You’ll only have to spend a few minutes in Cairo to get a taste of it. Chances are, your taxi driver is blaring a Mahraganat track. But if the classic Um Kulthoum is more his or her jam, you’d certainly be confronted with the genre’s rifeness in countless of the city’s urban cafes.
Electro Chaabi, as the genre is also known, has taken over the North African nation. Irrespective of its popularity, Mahraganat is hard to miss. It’s extravagant, raw, loud and in simple terms, fun. It is no coincidence that its name means ‘festival’ in Arabic.
Yet despite its prevalence, Maharaganat is only recently gaining true respect as a genre worth paying attention to. Artists like Alaa Fifty and El Sadat hardly have the same veneration that the likes of Haifa Wehbe and Nancy Ajram quickly gained when they first emerged onto the regional music scene.
In fact, only the opposite is true. Mahraganat is a constant subject of condemnation by Egypt’s largely conservative society, even seen as vulgar. Its roots in the slums of Cairo probably have something to do with that. The genre saw its beginnings in 2006 in Salam City (a Cairo slum) when a few MCs (El Sadat amongst them) got together to mix music for local weddings. The result? A kaleidoscopic mix of drum-heavy chaabi Egyptian sounds and electronic dance music over heavily auto-tuned raps.
With 2011 came the Arab Spring, and alongside political turmoil came the transformation of Mahraganat lyrics to reflect the social and political issues locals faced. But the genre’s popularity is not exclusively owed to its politics. Mahmoud Refat, founder of 100Copies, the record label at the heart of the genre called the revolution “a promotional effect” in an interview.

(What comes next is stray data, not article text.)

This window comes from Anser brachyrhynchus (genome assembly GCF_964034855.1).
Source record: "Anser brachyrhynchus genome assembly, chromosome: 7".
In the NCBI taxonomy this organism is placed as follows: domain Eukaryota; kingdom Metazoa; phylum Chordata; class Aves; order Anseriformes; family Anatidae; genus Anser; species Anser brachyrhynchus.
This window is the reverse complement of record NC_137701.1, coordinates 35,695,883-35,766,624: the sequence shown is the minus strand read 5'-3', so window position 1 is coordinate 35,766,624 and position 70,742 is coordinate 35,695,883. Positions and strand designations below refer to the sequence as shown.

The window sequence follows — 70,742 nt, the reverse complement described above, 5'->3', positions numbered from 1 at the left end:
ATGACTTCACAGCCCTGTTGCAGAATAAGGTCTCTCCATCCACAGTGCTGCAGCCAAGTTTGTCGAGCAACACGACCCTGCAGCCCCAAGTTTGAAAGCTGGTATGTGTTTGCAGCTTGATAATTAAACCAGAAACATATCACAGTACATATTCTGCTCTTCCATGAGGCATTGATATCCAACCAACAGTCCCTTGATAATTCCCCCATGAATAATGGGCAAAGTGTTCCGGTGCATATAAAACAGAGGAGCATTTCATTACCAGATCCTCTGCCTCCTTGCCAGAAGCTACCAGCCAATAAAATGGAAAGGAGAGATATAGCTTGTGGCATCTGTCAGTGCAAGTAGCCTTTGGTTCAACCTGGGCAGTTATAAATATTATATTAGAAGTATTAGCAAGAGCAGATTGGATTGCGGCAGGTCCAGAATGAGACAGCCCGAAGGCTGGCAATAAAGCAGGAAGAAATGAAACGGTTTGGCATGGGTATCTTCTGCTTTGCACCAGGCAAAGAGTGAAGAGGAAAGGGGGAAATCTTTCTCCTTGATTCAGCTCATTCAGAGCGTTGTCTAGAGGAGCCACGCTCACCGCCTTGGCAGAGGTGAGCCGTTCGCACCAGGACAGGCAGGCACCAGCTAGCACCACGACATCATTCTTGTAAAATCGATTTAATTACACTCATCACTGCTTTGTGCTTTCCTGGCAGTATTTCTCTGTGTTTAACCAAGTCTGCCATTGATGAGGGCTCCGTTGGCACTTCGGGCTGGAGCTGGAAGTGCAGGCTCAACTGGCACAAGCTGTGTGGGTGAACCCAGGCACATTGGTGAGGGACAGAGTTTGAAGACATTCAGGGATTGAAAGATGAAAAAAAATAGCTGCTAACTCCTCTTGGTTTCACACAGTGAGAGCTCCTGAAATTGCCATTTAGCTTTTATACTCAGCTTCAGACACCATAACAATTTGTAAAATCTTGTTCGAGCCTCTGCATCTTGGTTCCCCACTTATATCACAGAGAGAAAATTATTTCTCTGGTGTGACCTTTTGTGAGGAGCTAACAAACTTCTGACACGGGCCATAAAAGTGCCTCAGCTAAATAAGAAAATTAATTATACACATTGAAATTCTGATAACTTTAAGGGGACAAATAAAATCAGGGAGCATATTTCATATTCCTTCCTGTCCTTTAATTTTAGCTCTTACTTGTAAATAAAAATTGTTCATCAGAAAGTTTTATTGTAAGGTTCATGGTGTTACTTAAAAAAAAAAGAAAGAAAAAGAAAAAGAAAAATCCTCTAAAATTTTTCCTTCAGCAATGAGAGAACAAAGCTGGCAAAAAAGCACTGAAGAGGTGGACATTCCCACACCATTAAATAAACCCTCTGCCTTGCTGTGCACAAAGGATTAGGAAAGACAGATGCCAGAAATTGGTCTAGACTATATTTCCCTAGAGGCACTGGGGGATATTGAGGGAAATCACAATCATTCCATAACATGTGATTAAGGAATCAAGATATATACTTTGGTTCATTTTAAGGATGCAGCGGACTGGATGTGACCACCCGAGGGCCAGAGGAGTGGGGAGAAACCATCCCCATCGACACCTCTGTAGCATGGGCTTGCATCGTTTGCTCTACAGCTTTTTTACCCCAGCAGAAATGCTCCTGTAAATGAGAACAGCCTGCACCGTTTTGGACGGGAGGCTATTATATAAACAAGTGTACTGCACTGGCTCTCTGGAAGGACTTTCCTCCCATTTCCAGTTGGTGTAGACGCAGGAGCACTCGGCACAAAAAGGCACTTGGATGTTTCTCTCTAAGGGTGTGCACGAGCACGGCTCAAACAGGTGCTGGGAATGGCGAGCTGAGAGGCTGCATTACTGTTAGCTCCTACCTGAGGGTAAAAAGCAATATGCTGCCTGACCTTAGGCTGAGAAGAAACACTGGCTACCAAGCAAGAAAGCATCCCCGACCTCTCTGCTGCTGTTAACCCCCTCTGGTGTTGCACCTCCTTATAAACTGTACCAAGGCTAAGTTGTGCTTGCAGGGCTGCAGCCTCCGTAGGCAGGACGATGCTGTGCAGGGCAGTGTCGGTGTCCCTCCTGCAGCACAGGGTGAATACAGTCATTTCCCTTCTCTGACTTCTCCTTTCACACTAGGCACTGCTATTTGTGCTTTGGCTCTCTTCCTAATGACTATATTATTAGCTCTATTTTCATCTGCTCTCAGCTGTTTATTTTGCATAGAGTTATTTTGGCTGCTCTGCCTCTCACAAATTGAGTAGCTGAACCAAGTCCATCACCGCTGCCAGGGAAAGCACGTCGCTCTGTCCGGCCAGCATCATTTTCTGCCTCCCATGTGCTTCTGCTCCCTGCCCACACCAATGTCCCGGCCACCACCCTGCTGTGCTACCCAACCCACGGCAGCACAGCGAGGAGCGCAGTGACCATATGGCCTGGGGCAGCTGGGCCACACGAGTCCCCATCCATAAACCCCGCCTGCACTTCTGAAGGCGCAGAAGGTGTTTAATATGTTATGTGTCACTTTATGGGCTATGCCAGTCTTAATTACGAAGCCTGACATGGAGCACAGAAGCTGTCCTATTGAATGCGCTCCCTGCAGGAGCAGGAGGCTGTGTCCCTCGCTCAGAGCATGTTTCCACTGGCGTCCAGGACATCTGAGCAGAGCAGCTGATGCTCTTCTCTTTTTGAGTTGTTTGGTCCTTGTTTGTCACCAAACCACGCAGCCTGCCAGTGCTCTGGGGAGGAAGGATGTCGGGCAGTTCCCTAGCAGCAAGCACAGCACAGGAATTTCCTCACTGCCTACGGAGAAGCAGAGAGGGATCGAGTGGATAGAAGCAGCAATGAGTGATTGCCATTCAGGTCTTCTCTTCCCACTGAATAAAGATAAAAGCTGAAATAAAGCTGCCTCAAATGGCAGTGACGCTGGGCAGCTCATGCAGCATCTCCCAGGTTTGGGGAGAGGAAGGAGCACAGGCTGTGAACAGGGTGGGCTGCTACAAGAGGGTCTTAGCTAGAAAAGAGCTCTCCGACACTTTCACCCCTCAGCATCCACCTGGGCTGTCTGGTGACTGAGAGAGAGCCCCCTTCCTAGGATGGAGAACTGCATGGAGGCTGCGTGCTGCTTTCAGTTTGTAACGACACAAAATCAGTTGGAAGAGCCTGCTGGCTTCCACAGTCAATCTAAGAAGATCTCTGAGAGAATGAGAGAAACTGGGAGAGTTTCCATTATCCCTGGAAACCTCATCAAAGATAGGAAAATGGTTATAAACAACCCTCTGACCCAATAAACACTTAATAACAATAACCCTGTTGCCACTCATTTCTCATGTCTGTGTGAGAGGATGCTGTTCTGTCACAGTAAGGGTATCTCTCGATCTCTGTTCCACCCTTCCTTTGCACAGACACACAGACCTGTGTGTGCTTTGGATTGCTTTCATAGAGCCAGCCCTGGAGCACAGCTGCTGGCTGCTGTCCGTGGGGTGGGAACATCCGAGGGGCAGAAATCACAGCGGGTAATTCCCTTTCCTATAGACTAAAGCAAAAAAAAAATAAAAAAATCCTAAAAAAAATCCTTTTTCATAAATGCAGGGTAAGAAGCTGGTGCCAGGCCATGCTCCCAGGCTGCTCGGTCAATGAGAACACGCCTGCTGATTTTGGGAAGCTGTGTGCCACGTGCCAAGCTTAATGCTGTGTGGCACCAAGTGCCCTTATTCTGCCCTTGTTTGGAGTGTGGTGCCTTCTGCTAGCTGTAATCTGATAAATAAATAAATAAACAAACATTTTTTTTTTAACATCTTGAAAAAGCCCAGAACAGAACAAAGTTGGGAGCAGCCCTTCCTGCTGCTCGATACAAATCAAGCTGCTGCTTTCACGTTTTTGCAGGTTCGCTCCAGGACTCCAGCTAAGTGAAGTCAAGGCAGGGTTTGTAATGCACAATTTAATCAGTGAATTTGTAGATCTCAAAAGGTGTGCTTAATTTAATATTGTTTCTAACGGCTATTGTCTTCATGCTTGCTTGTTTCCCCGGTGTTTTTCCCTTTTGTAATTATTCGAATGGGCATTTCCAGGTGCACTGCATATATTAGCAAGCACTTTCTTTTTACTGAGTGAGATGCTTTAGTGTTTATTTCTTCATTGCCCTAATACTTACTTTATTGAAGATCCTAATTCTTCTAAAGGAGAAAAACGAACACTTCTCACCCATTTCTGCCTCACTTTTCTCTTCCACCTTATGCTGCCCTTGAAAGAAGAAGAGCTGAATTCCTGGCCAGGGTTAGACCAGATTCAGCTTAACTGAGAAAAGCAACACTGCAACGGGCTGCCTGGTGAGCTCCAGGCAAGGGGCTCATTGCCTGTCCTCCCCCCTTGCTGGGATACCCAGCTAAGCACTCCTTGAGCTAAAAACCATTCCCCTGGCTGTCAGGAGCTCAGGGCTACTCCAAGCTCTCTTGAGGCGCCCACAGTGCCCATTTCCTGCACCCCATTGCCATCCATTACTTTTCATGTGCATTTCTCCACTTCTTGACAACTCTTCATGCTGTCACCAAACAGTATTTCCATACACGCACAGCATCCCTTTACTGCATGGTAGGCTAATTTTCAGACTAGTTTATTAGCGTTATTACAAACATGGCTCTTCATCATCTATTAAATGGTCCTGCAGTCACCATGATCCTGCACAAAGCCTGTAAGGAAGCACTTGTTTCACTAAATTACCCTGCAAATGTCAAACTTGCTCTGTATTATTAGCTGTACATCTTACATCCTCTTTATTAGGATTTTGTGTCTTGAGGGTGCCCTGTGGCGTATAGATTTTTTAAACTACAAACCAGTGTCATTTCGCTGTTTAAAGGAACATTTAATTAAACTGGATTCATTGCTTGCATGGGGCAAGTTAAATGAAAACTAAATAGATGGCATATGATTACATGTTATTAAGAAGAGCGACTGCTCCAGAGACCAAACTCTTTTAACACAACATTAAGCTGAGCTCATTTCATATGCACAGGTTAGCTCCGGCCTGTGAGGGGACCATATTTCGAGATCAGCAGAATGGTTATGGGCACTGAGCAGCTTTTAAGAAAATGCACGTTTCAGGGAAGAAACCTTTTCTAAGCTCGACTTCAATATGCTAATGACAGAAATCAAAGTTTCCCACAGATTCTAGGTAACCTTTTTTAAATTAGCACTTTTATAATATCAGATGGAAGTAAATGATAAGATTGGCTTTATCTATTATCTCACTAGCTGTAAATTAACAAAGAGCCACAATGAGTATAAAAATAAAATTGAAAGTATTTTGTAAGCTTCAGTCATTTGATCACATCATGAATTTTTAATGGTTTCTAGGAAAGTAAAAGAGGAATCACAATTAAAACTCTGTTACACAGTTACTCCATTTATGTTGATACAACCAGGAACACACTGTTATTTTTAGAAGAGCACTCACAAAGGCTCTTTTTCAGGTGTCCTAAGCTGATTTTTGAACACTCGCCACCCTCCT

More than anything, its popularity has to do with the genre’s abrasiveness. No topic is off the table of discussion when it comes to Mahraganat, and the public found in it something to relate to.
Yet, artists got no radio airplay, but YouTube quickly turned into their playground. And by 2014, it was simultaneously everywhere and nowhere. You couldn’t escape it, yet somehow, Mahraganat was anything but legitimate.
In more ways than one, Mahraganat’s emergence is reminiscent of the early days of hip hop in 1970s New York City. The decades that followed saw the genre expand beyond the city’s boroughs. Almost 50 years since its birth, hip hop has not only found a fanbase in the Middle East and North Africa, but imbedded itself within the local music industry.
Recent years have seen the growth of massive scene that’s taken over the region, with hip hop’s roots in New York’s inner-cities an afterthought, and its often-provocative lyrics hardly reason for condemnation.
It should come as no surprise, as Arab societies have always been more than welcoming to Western forms art and entertainment. But if the genesis of hip hop in the region is any indication, it’s of Arab society’s schizophrenia. Arabs don’t have a problem with vulgarity, we only have a problem with vulgarity displayed by Arabs.